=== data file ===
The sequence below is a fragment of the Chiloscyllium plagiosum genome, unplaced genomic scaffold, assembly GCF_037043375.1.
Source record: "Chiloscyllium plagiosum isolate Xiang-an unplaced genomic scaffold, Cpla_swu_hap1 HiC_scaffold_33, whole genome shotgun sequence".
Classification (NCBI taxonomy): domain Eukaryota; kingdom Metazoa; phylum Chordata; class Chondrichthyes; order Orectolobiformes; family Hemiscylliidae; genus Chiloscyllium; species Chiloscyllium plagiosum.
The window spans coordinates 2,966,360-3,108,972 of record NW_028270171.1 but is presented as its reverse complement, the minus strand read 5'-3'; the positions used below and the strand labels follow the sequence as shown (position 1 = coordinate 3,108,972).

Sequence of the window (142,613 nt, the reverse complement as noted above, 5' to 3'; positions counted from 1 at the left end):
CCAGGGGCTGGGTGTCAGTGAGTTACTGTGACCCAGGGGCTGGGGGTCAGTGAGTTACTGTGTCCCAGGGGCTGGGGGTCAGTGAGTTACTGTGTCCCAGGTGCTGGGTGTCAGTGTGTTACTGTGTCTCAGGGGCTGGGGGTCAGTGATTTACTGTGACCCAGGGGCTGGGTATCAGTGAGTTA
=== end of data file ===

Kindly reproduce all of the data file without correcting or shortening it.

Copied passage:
The sequence below is a fragment of the Chiloscyllium plagiosum genome, unplaced genomic scaffold, assembly GCF_037043375.1.
Source record: "Chiloscyllium plagiosum isolate Xiang-an unplaced genomic scaffold, Cpla_swu_hap1 HiC_scaffold_33, whole genome shotgun sequence".
Classification (NCBI taxonomy): domain Eukaryota; kingdom Metazoa; phylum Chordata; class Chondrichthyes; order Orectolobiformes; family Hemiscylliidae; genus Chiloscyllium; species Chiloscyllium plagiosum.
The window spans coordinates 2,966,360-3,108,972 of record NW_028270171.1 but is presented as its reverse complement, the minus strand read 5'-3'; the positions used below and the strand labels follow the sequence as shown (position 1 = coordinate 3,108,972).

Sequence of the window (142,613 nt, the reverse complement as noted above, 5' to 3'; positions counted from 1 at the left end):
CCAGGGGCTGGGTGTCAGTGAGTTACTGTGACCCAGGGGCTGGGGGTCAGTGAGTTACTGTGTCCCAGGGGCTGGGGGTCAGTGAGTTACTGTGTCCCAGGTGCTGGGTGTCAGTGTGTTACTGTGTCTCAGGGGCTGGGGGTCAGTGATTTACTGTGACCCAGGGGCTGGGTATCAGTGAGTTA